Alan Turing: Life and Legacy of a Great Thinker
Alan Turing's fundamental contributions to computing led to the development of modern computing technology, and his work continues to inspire researchers in computing science and beyond. This book is the definitive collection of commemorative essays, and the distinguished contributors have expertise in such diverse fields as artificial intelligence, natural computing, mathematics, physics, cryptology, cognitive studies, philosophy and anthropology.
The volume spans the entire rich spectrum of Turing's life, research work and legacy. New light is shed on the future of computing science by visionary Ray Kurzweil. Notable contributions come from the philosopher Daniel Dennett, the Turing biographer Andrew Hodges, and the distinguished logician Martin Davis, who provides a first critical essay on an emerging and controversial field termed hypercomputation. A special feature of the book is the play by Valeria Patera which tackles the scandal surrounding the last apple, and presents as an enigma the life, death and destiny of the man who did so much to decipher the Enigma code during the Second World War.
Other chapters are modern reappraisals of Turing's work on computability, and deal with the major philosophical questions raised by the Turing Test, while the book also contains essays addressing his less well-known ideas on Fibonacci phyllotaxis and connectionism.
1.5. rezultāts no 57.
... for he certainly interested himself in electrical and mechanical computation. But, if so, he left no notes or observations on this question.
... operations could encompass far more than those things considered merely mechanical in common parlance, and indeed could emulate human intelligence.
... not least that he, of all people original and socially nonconforming, should be the foremost advocate of the view that the mind was purely mechanical.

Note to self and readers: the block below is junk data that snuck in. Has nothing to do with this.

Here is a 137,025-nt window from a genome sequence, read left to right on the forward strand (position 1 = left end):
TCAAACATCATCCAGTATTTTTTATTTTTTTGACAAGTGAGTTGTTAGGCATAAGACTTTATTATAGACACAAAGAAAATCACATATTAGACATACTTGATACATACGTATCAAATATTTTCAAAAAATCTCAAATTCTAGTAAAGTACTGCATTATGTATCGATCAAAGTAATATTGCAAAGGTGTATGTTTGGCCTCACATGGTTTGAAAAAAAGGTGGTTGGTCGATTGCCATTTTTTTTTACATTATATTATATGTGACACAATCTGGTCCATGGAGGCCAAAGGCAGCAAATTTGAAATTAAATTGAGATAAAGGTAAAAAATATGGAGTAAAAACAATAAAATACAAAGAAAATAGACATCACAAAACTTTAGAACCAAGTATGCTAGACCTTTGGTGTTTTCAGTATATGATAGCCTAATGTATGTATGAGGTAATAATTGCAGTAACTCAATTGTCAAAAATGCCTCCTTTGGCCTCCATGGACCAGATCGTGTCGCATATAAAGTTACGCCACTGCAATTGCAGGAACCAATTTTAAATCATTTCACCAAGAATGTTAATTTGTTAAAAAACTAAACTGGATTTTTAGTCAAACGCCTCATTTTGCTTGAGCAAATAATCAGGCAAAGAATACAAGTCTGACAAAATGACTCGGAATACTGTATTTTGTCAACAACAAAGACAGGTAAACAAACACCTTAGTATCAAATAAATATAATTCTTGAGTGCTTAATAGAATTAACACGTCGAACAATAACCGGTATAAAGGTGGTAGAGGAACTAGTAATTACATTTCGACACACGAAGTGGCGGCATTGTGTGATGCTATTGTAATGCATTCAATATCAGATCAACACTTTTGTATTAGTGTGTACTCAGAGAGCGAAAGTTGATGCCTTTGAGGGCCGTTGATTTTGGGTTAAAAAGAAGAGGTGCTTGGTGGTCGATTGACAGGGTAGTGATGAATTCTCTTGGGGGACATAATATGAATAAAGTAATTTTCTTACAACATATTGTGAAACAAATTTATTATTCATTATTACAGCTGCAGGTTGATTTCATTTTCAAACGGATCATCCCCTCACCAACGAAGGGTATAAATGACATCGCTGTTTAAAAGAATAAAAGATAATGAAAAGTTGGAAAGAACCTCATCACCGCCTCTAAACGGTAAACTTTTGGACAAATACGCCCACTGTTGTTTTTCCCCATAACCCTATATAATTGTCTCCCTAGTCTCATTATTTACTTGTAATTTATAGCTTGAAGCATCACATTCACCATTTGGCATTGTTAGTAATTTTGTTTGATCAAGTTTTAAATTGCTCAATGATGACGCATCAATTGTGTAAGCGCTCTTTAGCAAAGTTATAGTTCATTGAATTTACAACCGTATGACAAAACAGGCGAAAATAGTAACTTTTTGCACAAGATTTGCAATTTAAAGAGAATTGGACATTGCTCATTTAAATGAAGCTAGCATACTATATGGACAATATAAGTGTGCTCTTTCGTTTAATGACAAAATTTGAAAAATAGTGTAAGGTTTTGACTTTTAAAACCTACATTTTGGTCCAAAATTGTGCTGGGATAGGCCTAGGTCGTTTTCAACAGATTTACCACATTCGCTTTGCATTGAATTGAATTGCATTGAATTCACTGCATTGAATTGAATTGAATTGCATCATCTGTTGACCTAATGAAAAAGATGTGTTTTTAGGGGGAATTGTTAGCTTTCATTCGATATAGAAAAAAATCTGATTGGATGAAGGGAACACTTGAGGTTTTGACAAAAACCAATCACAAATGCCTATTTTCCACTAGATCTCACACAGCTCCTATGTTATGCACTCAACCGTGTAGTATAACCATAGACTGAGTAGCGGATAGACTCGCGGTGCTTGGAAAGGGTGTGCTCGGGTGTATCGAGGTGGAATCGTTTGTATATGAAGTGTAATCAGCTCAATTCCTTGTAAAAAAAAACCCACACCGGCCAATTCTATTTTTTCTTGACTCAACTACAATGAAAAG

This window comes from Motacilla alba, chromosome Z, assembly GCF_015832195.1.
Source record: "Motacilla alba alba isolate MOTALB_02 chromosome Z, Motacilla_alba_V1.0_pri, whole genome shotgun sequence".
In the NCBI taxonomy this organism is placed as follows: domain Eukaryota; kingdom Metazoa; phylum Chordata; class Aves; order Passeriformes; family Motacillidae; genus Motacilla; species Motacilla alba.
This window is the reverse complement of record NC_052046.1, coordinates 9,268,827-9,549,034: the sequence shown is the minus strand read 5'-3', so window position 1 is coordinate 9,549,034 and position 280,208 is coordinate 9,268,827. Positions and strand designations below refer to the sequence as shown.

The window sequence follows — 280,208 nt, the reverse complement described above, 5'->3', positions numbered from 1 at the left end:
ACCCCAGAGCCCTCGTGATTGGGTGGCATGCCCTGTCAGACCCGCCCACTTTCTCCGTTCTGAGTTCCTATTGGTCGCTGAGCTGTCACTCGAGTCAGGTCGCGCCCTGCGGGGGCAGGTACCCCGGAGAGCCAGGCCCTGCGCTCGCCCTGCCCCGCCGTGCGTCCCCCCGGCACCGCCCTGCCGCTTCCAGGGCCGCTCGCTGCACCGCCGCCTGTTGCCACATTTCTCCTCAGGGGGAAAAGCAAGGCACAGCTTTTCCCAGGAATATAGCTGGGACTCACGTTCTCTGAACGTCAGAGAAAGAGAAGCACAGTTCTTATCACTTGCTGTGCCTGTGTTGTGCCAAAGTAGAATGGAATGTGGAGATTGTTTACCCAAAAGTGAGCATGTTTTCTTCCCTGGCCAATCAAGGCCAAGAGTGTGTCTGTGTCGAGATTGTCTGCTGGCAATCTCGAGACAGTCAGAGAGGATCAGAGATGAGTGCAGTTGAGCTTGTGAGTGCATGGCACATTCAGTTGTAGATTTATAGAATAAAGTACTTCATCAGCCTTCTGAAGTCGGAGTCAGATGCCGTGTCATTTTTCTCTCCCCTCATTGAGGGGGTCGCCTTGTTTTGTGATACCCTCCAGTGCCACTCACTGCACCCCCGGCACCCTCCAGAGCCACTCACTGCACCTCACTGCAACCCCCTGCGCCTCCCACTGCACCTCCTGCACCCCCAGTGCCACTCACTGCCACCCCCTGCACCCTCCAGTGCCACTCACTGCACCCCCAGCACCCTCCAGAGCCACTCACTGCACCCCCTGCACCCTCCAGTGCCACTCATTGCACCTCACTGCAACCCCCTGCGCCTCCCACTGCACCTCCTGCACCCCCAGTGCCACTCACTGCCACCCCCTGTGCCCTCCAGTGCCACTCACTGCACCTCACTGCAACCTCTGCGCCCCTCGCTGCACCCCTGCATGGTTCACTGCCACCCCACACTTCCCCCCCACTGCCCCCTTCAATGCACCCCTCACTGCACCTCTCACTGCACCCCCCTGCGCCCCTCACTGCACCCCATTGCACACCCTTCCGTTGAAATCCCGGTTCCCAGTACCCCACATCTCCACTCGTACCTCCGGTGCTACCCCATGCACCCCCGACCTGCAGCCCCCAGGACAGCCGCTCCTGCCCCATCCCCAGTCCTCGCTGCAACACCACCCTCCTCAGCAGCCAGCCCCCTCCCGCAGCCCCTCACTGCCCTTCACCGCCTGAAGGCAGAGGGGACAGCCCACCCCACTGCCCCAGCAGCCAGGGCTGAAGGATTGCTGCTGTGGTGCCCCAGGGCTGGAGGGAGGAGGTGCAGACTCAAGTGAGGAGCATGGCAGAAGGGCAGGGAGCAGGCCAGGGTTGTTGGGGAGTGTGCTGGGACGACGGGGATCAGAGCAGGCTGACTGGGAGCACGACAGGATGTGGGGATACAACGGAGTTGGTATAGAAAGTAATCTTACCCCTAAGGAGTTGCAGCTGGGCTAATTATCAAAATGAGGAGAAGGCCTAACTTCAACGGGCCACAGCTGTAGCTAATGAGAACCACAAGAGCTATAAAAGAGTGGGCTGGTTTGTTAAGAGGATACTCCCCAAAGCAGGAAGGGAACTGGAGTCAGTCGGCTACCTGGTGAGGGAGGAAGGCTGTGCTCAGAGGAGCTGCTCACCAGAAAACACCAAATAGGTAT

You see, there really is no difference between intelligent and mechanical, therefore some functions of our brain, like counting, can be translated into a ...
... or the brain, there are certain operations that can only be explained in purely mechanical terms. This does not correspond to the real mind; ...
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This impressive tome includes fascinating contributions on the mechanization of mathematics, the (im)possibility of super-Turing computability, Kurzweil's singularity-is-near ideas, and much else. Lasīt pilnu pārskatu
From Unorganized to Organized Machines
Towards a New Human Being?
Computation and Turing Machines
The Mechanization of Mathematics
The Myth of Hypercomputation
The Turing Principle Versus the ChurchTuring Hypothesis
The Computational Analogy
Hilbert and the Entscheidungsproblem
Turings Negative Solution of the Entscheidungsproblem
Church and Gödel
The Possible Loopholes
The First TheoremProvers
Kinds of Mathematical Reasoning
Decision Procedures in Algebra and Geometry
Proofs Involving Computations
Searching for Proofs
Proofs Involving Sets Functions and Numbers
A Taxonomy of Hypercomputation
Conclusion and Summary
Turings Ideas and Models of Computation 159
Turings Contributions to Computer Science
Models of SuperTuring Computation
Towards a New Kind of Computer Science
Rethinking the Theory of Computation
Selfreplication of a Universal Turing Machine on a Multicellular
Detailed Implementation of a Universal Turing Machine
Turings Analysis of Computation
Broadening the Scope of Turings Analysis
Can Machines Think?
Eyes Ears Hands and History
Robots and RuleFollowing
DNA Sequencing Memory Communications the Internet
The Polish Brains Behind the Breaking of the Enigma Code
The New Devices as a Reaction to Changes in the Enigma Settings
Cribs and Opened Out Enigmas
The E Rack
Alan Turing after German Naval Enigma
A Appendix II of UK Public Record Office Document HW142
Turing and Fibonacci Phyllotaxis
Turing and Modern Approaches to Fibonacci Phyllotaxis
Turings Unorganized Machines
Organizing Unorganized Machines